Proposed auditing watchdog should keep distance from ICAI, say experts
Mumbai: The National Financial Reporting Authority (NFRA), the proposed watchdog for the auditing community, will be effective only if it is kept independent from the Institute of Chartered Accountants in India (ICAI), the existing self-regulatory organization for auditors, said experts.
The Union cabinet on Thursday approved a proposal to establish NFRA as an independent regulator for the auditing profession, in an attempt to tighten regulatory oversight over chartered accountants and plug loopholes. The bill will now be tabled in the coming session of Parliament.
“For the NFRA to be effective, it should consist of independent experts with an impeccable record of integrity. Persons elected to ICAI’s council should be kept out,” said R. Narayanaswamy, professor of finance and control at the Indian Institute of Management, Bangalore.
NFRA will replace National Advisory Committee on Accounting Standards (NACAS), which was an extension of the ICAI. ICAI will continue with routine matters and regulating private and public unlisted companies below a particular threshold (the threshold has not been notified). “We do not want to interfere in the professional autonomy of the institute or its functioning,” finance minister Arun Jaitley said in a press briefing after the cabinet meeting.
“The NFRA should keep its distance from the ICAI. Otherwise, it will be yet another case of regulatory capture,” added Narayanaswamy.
This assessment is based on ICAI’s track record in dealing with economic offences and the role of auditors has been patchy at best.
According to the ministry of corporate affairs’ comments in the Standing Committee report published on December 2016, data was obtained from ICAI on action against auditors for various misdemeanours. Out of the 1972 disciplinary cases taken up by the institute, only in the matter of Satyam Computer Services Ltd was the member permanently removed; in six other cases, members were merely reprimanded. Penalties of one year or more have been imposed on members in only 14 of these cases.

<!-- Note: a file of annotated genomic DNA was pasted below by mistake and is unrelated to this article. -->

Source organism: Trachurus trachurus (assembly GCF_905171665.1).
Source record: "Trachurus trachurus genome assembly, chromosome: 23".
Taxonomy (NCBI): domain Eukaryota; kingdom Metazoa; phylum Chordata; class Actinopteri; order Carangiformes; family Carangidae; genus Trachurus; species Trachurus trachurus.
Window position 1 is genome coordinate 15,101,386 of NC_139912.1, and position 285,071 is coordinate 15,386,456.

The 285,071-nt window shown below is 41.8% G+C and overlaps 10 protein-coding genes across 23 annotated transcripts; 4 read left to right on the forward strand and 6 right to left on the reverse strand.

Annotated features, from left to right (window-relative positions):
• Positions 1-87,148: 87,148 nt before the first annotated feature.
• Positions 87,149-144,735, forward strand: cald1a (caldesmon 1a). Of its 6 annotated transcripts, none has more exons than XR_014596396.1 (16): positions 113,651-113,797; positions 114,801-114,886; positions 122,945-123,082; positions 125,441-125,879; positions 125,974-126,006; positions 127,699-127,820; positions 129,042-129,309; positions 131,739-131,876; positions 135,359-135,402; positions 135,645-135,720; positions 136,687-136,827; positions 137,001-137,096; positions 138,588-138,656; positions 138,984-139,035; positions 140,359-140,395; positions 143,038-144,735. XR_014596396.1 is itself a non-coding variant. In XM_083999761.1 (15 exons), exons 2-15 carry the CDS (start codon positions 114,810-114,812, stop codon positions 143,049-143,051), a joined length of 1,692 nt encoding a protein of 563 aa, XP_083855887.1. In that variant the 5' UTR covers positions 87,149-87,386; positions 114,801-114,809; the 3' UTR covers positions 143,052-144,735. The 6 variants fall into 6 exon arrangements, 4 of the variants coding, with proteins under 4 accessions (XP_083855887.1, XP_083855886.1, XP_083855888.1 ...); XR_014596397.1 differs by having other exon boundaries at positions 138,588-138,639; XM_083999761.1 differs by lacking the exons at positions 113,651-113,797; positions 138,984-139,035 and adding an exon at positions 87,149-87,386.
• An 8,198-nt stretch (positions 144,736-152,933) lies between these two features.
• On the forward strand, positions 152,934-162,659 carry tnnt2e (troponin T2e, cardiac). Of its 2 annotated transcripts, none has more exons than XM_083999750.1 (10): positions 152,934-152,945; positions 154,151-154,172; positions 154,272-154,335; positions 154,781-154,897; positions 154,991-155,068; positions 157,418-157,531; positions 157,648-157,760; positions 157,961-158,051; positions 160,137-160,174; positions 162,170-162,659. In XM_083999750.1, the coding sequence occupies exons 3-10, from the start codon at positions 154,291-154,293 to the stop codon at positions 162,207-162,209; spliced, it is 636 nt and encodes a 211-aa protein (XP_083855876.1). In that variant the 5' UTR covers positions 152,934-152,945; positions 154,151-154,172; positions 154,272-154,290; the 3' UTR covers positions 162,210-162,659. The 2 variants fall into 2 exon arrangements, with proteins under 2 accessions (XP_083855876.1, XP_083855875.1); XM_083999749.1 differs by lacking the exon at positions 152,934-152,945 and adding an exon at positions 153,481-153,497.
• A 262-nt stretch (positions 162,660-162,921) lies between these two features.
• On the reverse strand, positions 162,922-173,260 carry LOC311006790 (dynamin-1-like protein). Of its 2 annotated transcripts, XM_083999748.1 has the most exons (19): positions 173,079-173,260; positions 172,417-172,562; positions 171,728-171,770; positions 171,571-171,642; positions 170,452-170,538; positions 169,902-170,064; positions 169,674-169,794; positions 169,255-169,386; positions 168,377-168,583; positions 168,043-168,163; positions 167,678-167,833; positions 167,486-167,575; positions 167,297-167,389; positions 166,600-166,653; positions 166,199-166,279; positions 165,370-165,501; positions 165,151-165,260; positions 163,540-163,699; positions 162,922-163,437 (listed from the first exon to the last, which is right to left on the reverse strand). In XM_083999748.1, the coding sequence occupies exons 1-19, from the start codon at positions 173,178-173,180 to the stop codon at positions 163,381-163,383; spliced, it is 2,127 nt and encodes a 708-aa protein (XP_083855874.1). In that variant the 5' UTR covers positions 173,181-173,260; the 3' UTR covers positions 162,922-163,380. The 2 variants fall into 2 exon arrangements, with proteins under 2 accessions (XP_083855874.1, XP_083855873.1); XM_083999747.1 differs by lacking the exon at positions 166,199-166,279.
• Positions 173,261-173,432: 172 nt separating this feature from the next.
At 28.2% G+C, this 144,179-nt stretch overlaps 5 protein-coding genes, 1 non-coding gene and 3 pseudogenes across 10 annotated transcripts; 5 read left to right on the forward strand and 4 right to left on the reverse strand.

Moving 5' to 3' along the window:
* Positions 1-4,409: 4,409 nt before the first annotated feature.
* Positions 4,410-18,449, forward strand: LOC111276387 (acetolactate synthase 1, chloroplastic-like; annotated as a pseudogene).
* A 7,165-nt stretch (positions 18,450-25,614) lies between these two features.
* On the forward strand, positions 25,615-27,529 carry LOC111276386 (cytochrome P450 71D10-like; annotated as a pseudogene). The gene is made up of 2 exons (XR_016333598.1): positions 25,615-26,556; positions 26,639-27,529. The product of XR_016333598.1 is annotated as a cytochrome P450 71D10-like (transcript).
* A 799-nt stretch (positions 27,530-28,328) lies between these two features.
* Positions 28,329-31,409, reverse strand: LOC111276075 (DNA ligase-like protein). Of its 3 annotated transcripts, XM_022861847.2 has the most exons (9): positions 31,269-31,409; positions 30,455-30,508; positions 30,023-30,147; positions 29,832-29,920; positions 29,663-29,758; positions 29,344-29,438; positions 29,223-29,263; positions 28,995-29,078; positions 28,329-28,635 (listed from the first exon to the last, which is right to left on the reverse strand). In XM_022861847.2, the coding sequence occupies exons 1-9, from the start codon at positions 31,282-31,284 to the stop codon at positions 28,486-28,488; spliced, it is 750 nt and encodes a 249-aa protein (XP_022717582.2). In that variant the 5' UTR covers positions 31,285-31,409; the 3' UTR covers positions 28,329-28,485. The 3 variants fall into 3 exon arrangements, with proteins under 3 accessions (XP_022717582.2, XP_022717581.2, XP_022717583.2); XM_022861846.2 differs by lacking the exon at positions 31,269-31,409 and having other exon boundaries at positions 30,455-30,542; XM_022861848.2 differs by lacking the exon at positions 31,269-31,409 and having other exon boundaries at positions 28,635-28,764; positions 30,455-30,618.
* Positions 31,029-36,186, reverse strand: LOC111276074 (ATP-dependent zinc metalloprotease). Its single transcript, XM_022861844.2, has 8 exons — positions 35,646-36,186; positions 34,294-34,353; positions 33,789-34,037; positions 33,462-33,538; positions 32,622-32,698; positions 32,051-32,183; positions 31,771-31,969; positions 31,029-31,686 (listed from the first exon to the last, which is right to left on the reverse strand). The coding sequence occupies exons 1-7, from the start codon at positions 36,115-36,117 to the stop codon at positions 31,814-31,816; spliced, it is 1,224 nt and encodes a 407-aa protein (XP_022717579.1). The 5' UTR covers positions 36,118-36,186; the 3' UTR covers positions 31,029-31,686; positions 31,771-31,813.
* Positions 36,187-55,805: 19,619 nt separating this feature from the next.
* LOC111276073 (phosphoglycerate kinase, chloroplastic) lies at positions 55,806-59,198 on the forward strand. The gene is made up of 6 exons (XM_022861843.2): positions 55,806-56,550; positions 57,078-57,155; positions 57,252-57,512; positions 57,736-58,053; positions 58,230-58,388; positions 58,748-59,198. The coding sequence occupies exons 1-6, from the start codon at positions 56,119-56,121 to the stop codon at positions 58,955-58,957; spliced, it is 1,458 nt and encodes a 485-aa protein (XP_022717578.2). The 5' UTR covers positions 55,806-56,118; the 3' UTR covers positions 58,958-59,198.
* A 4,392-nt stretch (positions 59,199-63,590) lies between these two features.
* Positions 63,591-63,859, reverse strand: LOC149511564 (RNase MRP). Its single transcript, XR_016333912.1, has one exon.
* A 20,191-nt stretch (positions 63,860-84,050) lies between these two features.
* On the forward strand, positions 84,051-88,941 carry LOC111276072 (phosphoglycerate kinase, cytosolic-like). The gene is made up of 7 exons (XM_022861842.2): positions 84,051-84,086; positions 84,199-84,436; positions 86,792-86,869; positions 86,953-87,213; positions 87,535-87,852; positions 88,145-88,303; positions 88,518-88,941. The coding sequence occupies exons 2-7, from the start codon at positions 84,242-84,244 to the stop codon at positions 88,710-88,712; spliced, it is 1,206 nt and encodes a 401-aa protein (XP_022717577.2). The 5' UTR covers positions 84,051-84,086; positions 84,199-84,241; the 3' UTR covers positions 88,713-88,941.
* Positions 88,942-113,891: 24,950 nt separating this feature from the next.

Further, in the majority of the cases where members have been found guilty, they have been merely reprimanded or cautioned. As many as 1,226 cases were closed at prima facie stage by the disciplinary committee. Of these, 117 cases were referred by various government agencies and regulators: 49 of these cases were referred by the corporate affairs ministry and the markets regulator. In all these cases, the auditors were found to be not guilty.
In November 2015, MCA had referred cases of 132 listed companies for examining the role of auditor and possible misconduct. These companies were suspended by Sebi for price manipulation. Even here, according to MCA, preliminary action was not initiated by the ICAI ‘despite several reminders’.
To combat this, the Kotak panel on corporate governance in October last year had proposed that Sebi should be able to take action against auditors in case of possible misconduct in listed companies. While Sebi has not accepted the proposals of the Kotak panel, ICAI had protested the move.
“We have seen several instances where though the companies or banks have been regularly audited, and the auditors did not detect the wrongdoings in the finances of these entities, which they should have, if they followed the auditing standards. It would seem that an independent body was needed to ensure independence of auditors,” said Daksha Baxi, executive director, Khaitan & Co, a law firm.
While the 1992 Harshad Mehta securities scam ended the careers of bankers and brokers, nothing happened to the auditors of the banks involved in the fraud. The 27 audit firms that were indicted by the Joint Parliamentary Committee on the scam continue to do business even today.
“Self-regulation has in-built conflict of interest. Members or their elected representatives should not be expected to take action against themselves. It is a bit like asking students to grade their own homework. The ICAI’s loss of ‘self-regulatory’ powers have resulted from years of apathy in taking action against the black sheep in its flock,” said Narayanaswamy.
Establishment of NFRA was envisaged under the Companies Act, 2013. But despite two committee reports, assent to the watchdog took nearly five years.
“While NFRA should have come sooner, the body should also look at company secretaries who are currently governed by Institute of Company Secretaries of India (ICSI) as they have an equally important role to play in examining rule compliance,” said J.N. Gupta, managing director and co-founder at proxy advisory firm Stakeholder Empowerment Services.
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